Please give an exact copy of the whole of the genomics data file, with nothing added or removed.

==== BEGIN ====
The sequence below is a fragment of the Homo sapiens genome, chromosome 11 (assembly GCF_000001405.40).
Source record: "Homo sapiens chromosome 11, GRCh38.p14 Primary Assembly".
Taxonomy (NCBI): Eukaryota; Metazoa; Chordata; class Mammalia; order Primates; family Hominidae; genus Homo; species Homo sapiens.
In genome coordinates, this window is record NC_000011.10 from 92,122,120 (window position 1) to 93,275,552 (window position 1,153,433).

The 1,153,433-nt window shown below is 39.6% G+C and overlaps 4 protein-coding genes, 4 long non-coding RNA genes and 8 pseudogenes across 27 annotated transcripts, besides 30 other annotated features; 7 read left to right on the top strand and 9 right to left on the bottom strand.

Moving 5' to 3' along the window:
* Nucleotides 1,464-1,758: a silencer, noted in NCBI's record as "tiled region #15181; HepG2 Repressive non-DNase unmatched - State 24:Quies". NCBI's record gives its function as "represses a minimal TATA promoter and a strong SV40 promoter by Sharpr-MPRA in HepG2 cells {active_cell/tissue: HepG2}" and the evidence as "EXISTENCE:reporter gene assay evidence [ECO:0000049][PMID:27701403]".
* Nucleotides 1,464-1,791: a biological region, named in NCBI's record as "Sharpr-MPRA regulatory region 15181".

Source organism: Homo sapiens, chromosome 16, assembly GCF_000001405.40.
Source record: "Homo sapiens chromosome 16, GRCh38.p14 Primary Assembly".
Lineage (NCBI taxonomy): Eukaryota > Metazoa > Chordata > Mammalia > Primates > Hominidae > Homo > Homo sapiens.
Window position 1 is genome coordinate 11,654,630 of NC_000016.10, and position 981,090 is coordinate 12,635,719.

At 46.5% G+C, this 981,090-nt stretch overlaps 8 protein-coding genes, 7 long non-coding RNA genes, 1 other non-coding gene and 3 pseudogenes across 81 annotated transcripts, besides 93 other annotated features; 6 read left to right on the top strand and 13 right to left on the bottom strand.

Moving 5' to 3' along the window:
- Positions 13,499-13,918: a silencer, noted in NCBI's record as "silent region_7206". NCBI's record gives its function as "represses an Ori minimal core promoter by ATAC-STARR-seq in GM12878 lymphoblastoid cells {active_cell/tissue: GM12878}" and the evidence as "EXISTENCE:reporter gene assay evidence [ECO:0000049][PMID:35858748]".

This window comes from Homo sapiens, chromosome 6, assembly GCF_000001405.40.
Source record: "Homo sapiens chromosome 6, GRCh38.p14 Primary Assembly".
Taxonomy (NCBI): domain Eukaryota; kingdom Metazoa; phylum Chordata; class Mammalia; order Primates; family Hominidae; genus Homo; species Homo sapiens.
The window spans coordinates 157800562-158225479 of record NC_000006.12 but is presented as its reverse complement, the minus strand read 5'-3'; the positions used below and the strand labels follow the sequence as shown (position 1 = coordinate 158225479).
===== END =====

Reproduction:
The sequence below is a fragment of the Homo sapiens genome, chromosome 11 (assembly GCF_000001405.40).
Source record: "Homo sapiens chromosome 11, GRCh38.p14 Primary Assembly".
Taxonomy (NCBI): Eukaryota; Metazoa; Chordata; class Mammalia; order Primates; family Hominidae; genus Homo; species Homo sapiens.
In genome coordinates, this window is record NC_000011.10 from 92,122,120 (window position 1) to 93,275,552 (window position 1,153,433).

The 1,153,433-nt window shown below is 39.6% G+C and overlaps 4 protein-coding genes, 4 long non-coding RNA genes and 8 pseudogenes across 27 annotated transcripts, besides 30 other annotated features; 7 read left to right on the top strand and 9 right to left on the bottom strand.

Moving 5' to 3' along the window:
* Nucleotides 1,464-1,758: a silencer, noted in NCBI's record as "tiled region #15181; HepG2 Repressive non-DNase unmatched - State 24:Quies". NCBI's record gives its function as "represses a minimal TATA promoter and a strong SV40 promoter by Sharpr-MPRA in HepG2 cells {active_cell/tissue: HepG2}" and the evidence as "EXISTENCE:reporter gene assay evidence [ECO:0000049][PMID:27701403]".
* Nucleotides 1,464-1,791: a biological region, named in NCBI's record as "Sharpr-MPRA regulatory region 15181".

Source organism: Homo sapiens, chromosome 16, assembly GCF_000001405.40.
Source record: "Homo sapiens chromosome 16, GRCh38.p14 Primary Assembly".
Lineage (NCBI taxonomy): Eukaryota > Metazoa > Chordata > Mammalia > Primates > Hominidae > Homo > Homo sapiens.
Window position 1 is genome coordinate 11,654,630 of NC_000016.10, and position 981,090 is coordinate 12,635,719.

At 46.5% G+C, this 981,090-nt stretch overlaps 8 protein-coding genes, 7 long non-coding RNA genes, 1 other non-coding gene and 3 pseudogenes across 81 annotated transcripts, besides 93 other annotated features; 6 read left to right on the top strand and 13 right to left on the bottom strand.

Moving 5' to 3' along the window:
- Positions 13,499-13,918: a silencer, noted in NCBI's record as "silent region_7206". NCBI's record gives its function as "represses an Ori minimal core promoter by ATAC-STARR-seq in GM12878 lymphoblastoid cells {active_cell/tissue: GM12878}" and the evidence as "EXISTENCE:reporter gene assay evidence [ECO:0000049][PMID:35858748]".

This window comes from Homo sapiens, chromosome 6, assembly GCF_000001405.40.
Source record: "Homo sapiens chromosome 6, GRCh38.p14 Primary Assembly".
Taxonomy (NCBI): domain Eukaryota; kingdom Metazoa; phylum Chordata; class Mammalia; order Primates; family Hominidae; genus Homo; species Homo sapiens.
The window spans coordinates 157800562-158225479 of record NC_000006.12 but is presented as its reverse complement, the minus strand read 5'-3'; the positions used below and the strand labels follow the sequence as shown (position 1 = coordinate 158225479).